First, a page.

Outside of his own interior landscape, Müller was also writing in a time of European political upheaval. Greece was fighting a war of independence against the Ottoman Empire—a cause that Müller so supported that he became known as Griechen-Müller. And on the home front, Germany was in its so-called Age of Metternich (named for the then-Chancellor of Austria), a period between Napoleon’s defeat at Waterloo in 1815 and the March Revolution of 1848 that was rife with censorship, especially in areas such as the press, freedom of speech, and academics.
The late German musicologist Reinhold Brinkmann paints this era as the winter of discontent for artists such as Müller and Schubert. “The wanderer’s aimless journey in an impenetrable landscape,” Brinkmann wrote in 2005. “That is, a disparate world dominated by powerful, impersonal, anonymous institutions where death prevails—this journey represents the situation of the individual demanding freedom and self-realization within the repressive power-exercise.”
Such consolation Christa Wolf described in receiving a recording of “Winterreise” from Wolfgang Heise was mirrored in Müller’s own diaries. “Be consoled in the assurance that the poems will find a kindred soul who hears the melody in the words and who gives them back to me,” he wrote in 1815.
Also in 1815, Metternich passed the Marriage Consent Statute, which required male citizens to apply for a permit to marry. Approval for such a permit was determined by salary, and the following year Schubert applied, and was rejected for, a job that would make him exempt from the statute. “Man resembles a ball, to be played with by chance and passion,” he wrote in his diary the day after his rejection. “To a free man matrimony is a terrifying thought in these days: he exchanges it either for melancholy or for crude sensuality. Monarchs of today, you see this and are silent. Or do you not see it?”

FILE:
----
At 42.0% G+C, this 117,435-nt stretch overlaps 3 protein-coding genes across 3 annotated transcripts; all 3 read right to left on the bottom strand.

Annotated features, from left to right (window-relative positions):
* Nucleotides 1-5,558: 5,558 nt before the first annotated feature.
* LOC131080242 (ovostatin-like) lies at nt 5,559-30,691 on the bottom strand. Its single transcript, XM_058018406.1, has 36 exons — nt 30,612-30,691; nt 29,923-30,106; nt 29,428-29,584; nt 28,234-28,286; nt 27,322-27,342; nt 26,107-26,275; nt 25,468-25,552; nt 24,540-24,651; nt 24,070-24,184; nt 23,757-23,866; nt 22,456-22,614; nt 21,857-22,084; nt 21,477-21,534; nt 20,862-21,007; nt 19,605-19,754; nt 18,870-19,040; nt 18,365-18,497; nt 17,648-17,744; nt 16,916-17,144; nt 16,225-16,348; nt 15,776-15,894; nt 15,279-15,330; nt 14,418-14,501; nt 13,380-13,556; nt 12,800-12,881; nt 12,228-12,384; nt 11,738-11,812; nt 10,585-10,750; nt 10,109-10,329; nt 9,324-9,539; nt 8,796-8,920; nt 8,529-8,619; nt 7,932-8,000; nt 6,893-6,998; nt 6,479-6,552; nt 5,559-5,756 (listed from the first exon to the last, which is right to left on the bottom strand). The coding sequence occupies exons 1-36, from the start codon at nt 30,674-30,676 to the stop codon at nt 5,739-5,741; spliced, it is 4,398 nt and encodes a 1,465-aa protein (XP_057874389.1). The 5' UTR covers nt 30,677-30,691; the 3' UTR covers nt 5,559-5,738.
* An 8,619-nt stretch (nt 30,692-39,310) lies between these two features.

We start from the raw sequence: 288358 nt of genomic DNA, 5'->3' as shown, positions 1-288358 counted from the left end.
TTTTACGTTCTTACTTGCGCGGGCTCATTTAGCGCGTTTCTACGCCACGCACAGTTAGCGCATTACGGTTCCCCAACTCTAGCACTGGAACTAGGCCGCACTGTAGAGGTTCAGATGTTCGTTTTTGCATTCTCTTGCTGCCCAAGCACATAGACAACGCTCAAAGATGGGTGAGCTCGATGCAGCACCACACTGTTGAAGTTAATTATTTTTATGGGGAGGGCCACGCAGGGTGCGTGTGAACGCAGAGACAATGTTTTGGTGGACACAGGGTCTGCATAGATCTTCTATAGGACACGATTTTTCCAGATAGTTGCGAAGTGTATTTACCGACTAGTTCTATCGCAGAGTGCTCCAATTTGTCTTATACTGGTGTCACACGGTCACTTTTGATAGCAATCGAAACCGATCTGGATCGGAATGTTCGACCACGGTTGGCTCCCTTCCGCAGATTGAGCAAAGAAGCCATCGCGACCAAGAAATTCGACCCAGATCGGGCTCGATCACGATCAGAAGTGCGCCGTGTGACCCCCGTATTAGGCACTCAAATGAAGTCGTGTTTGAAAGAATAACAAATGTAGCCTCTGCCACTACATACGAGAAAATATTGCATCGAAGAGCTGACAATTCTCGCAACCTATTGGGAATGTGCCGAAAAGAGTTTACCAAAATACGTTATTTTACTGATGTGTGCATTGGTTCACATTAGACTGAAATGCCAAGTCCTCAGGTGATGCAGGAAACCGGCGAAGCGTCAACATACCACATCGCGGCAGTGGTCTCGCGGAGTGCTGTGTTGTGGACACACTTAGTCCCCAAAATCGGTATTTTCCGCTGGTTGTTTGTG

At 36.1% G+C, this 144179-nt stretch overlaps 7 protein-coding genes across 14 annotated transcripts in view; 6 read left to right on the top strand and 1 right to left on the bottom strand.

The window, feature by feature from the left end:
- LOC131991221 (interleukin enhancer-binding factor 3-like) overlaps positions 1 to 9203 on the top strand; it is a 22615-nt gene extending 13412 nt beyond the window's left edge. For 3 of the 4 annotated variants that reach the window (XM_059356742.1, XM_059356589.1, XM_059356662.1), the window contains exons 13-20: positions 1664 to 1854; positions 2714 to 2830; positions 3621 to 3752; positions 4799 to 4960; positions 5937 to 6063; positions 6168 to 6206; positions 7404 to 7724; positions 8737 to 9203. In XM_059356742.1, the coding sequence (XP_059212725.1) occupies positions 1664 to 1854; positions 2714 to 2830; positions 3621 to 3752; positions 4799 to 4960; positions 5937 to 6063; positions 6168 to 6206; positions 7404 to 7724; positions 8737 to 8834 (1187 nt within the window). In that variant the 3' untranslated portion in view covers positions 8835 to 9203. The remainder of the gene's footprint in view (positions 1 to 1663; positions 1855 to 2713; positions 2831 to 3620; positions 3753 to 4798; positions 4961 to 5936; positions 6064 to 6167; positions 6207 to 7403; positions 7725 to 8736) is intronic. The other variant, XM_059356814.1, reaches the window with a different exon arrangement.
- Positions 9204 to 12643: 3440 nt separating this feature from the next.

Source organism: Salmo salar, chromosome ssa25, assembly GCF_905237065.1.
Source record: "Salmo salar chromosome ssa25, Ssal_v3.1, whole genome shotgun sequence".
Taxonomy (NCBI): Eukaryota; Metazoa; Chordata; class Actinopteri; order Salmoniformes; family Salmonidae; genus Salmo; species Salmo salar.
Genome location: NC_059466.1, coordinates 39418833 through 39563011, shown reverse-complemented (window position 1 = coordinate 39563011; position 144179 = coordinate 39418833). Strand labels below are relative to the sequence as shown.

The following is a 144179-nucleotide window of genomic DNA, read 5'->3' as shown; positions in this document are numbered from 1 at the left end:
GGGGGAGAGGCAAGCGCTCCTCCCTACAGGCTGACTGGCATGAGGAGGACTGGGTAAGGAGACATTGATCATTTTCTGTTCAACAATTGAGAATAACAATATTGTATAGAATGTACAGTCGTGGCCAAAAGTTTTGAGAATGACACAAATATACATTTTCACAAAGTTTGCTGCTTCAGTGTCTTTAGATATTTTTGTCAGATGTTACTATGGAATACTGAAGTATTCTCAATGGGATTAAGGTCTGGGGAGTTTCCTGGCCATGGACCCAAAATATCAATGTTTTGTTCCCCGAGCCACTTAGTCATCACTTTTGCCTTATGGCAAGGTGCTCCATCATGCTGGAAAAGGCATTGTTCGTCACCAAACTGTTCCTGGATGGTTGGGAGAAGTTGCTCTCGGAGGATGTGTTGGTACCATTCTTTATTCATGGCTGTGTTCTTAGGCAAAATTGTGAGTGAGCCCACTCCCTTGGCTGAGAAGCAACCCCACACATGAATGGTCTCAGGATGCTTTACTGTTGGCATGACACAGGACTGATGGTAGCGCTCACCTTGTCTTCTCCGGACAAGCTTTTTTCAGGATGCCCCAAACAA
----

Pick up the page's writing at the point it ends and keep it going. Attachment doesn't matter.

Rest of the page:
There is something cosmic in these diary entries coming within months of one another, a spotting of kindred souls. It was in 1823 that Schubert agreed to set Müller’s poem cycle “Die schöne Müllerin” to music. Though separated geographically—Müller in Berlin and Dessau, Schübert in Vienna—the pair were both embedded in their social circles of fellow artists and philosophers, meeting in salons that may have served as their own waiting rooms for the world revolution.
In “Die schöne Müllerin” the directness of Schubert’s music was matched by the intricacies of Müller’s texts, the result being a song cycle that epitomizes the Romantic era’s fetishization of unrequited love among the linden trees. Schubert’s interest in setting cycles of songs (versus standalone lieder) led him to revisit Müller’s works with “Winterreise.” By then, the composer was also well into the syphilis that would eventually kill him at age 31.
“I find myself to be the most unhappy and wretched creature in the world,” Schubert wrote in 1824. “Imagine a man whose health will never be right again, and who in sheer despair continually makes things worse and worse instead of better; imagine a man, I say, whose most brilliant hopes have perished, to whom the felicity of love and friendship have nothing to offer but pain at best, whom enthusiasm (at least of the stimulating variety) for all things beautiful threatens to forsake, and I ask you, is he not a miserable, unhappy being? ‘My peace is gone, my heart is sore, I shall find it nevermore.’ I might as well sing every day now, for upon retiring to bed each night I hope that I may not wake again, and each morning only recalls yesterday’s grief.”
And so enter the protagonist of “Winterreise”: A nameless hero who had been living with a girl and her mother. “May was good to me with many a garland of flowers,” he recounts. “The girl, she talked of love, the mother even of marriage.” Yet for some unarticulated reason, it is now winter and “love loves to wander…from one to another.”
He takes his leave in the middle of the night and enters into an odyssey of thinking and overthinking, mostly about death and desolation. Leaving one village, he roams the physical wilderness of winter and the metaphorical wilderness of heartbreak, devoid of any human interaction until the final song, “Der Leiermann.” In between are 22 scenes painted with the lingering detail and unhurried accuracy of a Tarkovsky film. A weathervane spins. A crow hovers in the sky. A leaf quivers on its branch. The frozen stasis of the scenery, despite the protagonists’ battle with himself, redefines the term “cold war.” The repression—be it political or personal—burns hot.